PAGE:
Emotional Oranges: The band whose hidden identity keeps them ‘normal’

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Avant Garden Records

“We want to live regular lives, to be totally honest.”

So claims the mysteriously-named Emo of Californian R&B merchants Emotional Oranges ahead of their first UK show.

Alongside his equally mysteriously named singer V, Emo fronts the musical collective, who are number 78 in our Newbie Tuesday list and who released their debut EP The Juice Vol I earlier this year.

While the band don’t make any attempt to hide their faces à la Daft Punk or Slipknot, very little has been written about who they are outside the sweaty four-piece who fill out a sweaty venue in east London with sweaty people who know every word of their sweaty, sultry pop songs.

So why bother with all the mystery?

“I mean, in all honesty, I came from a genuine place of like wanting to live a normal life. I have a girlfriend, our singer I actually met through my best friend, they were dating at the time,” explains Emo.

“My co-producer, he’s a coder in his day job. Our guitar player’s a teacher. It’s not like you come to the show and you don’t see our faces, like, it’s pretty clear. If you’re in the first three or four rows, you’ll see my face.

“And I’m not gonna lie, a few people have found our personal Instagram accounts, like die hard kind of cult fans after they’ve seen the shows. But we’re never going to be like, ‘Oh my God, here are the people behind Emotional Oranges’.”

Emotional Oranges are far from the first band to try to keep their real lives and often their actual faces, away from prying eyes.

Daft Punk’s Thomas Bangalter and Guy-Manuel de Homem-Christo are rarely pictured without their famous robot helmets, while Slipknot never perform without their grotesque rubber masks.

And DJs DeadMau5 and Marshmellow wouldn’t be caught dead without their signature disguises.

“You mention Daft Punk. I think that’s a really great example of, you know, their anonymity is their protection,” says Emo

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Getty Images

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Behind the mask: Daft Punk and Slipknot’s Corey Taylor

“There are people that are doing it that I’m not really a fan of but I’m not even gonna put the negativity out there,” he adds.

“You want to do it in a timeless way so that in 20 years, when all of us have kids, and we’re older, it’s like, we look back, and we’re proud of what we’ve done.”

If their private lives remain shrouded in mystery, their music has been gathering pace thanks, in part, to their track Motion, which was selected as the official theme song for Ru Paul’s Drag race in 2018.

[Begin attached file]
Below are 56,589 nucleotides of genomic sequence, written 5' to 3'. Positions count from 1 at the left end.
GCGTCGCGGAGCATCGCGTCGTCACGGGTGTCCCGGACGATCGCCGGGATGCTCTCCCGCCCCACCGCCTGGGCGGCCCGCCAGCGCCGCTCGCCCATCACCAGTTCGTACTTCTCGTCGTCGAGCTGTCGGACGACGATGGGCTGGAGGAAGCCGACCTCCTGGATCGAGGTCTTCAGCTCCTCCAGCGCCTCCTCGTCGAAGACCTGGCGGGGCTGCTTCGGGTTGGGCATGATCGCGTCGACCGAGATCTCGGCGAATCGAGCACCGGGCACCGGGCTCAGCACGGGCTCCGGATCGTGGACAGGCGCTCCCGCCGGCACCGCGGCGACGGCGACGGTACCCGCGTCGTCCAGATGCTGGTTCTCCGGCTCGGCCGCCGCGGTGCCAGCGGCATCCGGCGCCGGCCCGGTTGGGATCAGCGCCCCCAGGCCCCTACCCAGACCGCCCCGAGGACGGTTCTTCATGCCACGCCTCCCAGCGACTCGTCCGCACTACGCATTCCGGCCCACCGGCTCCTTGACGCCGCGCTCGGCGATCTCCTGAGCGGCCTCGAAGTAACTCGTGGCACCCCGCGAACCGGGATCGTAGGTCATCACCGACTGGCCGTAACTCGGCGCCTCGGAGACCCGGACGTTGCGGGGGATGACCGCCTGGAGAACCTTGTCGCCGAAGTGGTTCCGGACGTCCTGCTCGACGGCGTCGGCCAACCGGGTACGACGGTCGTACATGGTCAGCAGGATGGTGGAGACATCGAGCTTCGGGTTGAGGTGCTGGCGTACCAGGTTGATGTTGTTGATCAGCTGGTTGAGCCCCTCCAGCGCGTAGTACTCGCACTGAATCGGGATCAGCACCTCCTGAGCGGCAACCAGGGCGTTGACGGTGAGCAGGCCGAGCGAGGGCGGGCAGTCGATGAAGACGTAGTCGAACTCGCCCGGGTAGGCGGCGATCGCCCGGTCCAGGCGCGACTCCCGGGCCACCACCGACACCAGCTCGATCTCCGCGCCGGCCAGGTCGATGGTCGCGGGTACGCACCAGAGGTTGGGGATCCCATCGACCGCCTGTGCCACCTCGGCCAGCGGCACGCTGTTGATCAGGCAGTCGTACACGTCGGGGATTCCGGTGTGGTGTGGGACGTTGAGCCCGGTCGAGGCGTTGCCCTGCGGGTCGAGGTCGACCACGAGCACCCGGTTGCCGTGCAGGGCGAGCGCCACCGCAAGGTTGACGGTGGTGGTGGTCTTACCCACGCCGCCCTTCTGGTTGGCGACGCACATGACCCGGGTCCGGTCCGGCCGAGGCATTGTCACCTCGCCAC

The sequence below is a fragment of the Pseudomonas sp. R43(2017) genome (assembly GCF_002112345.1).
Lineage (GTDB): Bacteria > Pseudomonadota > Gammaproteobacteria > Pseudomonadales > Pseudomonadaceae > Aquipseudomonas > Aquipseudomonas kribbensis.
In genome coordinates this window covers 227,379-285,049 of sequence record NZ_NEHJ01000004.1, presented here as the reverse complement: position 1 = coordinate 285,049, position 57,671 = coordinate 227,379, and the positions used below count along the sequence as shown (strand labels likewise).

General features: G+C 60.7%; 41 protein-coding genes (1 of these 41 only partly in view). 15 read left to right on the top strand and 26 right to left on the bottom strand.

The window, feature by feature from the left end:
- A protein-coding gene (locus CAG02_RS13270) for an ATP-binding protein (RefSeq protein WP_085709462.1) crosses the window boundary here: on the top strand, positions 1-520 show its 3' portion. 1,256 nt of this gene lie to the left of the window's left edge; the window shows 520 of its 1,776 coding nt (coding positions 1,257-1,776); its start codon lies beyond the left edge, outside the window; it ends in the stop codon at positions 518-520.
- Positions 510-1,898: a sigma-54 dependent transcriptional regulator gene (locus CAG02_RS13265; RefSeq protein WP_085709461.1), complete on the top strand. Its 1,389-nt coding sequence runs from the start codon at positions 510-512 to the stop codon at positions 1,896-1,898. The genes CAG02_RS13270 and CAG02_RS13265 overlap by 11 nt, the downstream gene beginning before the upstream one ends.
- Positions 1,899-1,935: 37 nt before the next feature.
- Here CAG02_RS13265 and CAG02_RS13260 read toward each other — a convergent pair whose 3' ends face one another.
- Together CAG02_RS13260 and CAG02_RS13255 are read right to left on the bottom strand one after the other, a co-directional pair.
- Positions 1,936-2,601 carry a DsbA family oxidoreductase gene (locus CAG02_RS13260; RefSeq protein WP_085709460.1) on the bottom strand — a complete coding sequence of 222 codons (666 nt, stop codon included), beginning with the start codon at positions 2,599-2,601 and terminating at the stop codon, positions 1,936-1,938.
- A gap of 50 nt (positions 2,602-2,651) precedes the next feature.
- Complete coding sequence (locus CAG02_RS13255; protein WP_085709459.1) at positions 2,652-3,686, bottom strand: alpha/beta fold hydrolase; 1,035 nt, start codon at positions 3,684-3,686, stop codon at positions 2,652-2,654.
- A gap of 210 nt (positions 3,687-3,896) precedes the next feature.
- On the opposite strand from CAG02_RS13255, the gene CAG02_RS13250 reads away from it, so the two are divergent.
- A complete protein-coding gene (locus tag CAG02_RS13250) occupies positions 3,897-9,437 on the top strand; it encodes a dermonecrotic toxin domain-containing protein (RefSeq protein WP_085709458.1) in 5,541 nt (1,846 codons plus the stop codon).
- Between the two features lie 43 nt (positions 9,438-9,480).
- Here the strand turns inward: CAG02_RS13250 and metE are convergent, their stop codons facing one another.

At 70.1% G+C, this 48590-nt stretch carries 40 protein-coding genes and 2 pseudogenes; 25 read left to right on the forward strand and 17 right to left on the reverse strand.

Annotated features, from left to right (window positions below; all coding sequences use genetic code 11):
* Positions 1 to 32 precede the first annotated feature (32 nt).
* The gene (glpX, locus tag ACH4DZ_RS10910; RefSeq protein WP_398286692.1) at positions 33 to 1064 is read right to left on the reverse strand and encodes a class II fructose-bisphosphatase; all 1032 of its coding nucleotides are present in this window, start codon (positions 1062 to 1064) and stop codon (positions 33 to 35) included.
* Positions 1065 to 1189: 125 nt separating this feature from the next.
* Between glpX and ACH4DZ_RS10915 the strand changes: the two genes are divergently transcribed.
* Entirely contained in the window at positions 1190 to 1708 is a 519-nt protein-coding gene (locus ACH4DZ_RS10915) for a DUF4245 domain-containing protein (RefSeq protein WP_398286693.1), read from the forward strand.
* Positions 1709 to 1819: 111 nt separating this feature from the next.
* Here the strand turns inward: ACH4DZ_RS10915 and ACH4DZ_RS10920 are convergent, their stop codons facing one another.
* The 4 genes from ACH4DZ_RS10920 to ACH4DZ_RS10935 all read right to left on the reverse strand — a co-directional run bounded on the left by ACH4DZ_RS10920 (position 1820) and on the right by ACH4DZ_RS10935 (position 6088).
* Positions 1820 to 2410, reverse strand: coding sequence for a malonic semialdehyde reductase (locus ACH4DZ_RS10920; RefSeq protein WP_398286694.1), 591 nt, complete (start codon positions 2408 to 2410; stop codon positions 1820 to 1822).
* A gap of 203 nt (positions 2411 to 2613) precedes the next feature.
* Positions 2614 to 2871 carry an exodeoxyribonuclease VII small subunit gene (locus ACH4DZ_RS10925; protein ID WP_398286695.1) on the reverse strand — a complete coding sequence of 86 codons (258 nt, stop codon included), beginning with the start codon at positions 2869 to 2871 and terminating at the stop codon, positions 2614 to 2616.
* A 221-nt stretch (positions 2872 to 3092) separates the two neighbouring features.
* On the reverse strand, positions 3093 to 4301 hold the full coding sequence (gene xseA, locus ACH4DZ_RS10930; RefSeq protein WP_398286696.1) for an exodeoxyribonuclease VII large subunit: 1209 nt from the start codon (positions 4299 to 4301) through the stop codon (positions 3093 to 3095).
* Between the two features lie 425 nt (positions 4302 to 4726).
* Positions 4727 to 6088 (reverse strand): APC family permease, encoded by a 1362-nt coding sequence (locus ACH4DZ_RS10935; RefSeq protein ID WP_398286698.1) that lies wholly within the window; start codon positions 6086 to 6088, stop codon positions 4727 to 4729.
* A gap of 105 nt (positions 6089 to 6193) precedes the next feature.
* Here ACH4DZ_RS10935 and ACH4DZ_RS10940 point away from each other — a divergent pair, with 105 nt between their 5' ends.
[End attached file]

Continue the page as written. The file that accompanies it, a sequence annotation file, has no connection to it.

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“Hands up if you can see our faces…”

Its laid back 80s soul groove occupies a similar space to artists like Canadian R&B chartbuster The Weeknd and British neo-soul collective Jungle.

Their track Hold You Back, about a bisexual love triangle, sees Emo and V sing back and forth, sounding for all the world like The xx if Romy and Oliver swapped their guitars for synths.

“I think, when you look at R&B music, it’s extremely difficult to find a male and female duo,” says Emo. “I’m re-mixing a song right now by Groove Theory, you know, their classic Tell Me and that’s like the last time I remember and it wasn’t even two singers it was a singer and a rapper. It’s exciting and hasn’t been done for a while.

According to their official biog, EO met a couple of years ago “when Adele’s vocal coach and Drake’s engineer met at a bar mitzvah”.

And apparently Michelle Obama is a fan.

Emo describes the band’s inspirations as “everything from The 1975 to Anderson. Paak to Frank Ocean”.

“There’s two sides to us, there’s the DJ side, some of the house influences and old school R&B, and there’s the live side which all four of us participate in.

“Our singer went to theatre school and when you hear her singing like that, that’s what it sounds like live, if not better. Her dancing and her choreography… yeah’s she’s brilliant.”

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Emotional Oranges’ mysterious singer V

Emo is keen to point out EO are more than just a band, the term “collective” is more appropriate.

He even has a “creative guy”.

“He’s done everything from Gallant to now working with Travis Scott, and Frank Ocean has commissioned a couple of pieces from him.

“It’s just an eclectic group of people that do different things.”

In their immediate-ish future is Volume II of Emotional Oranges.

“I want it to be 2020 Motown but with harder drums and synth bass – I think that sound could go far.”

For those of you in disagreement, you’ll have to find him first.

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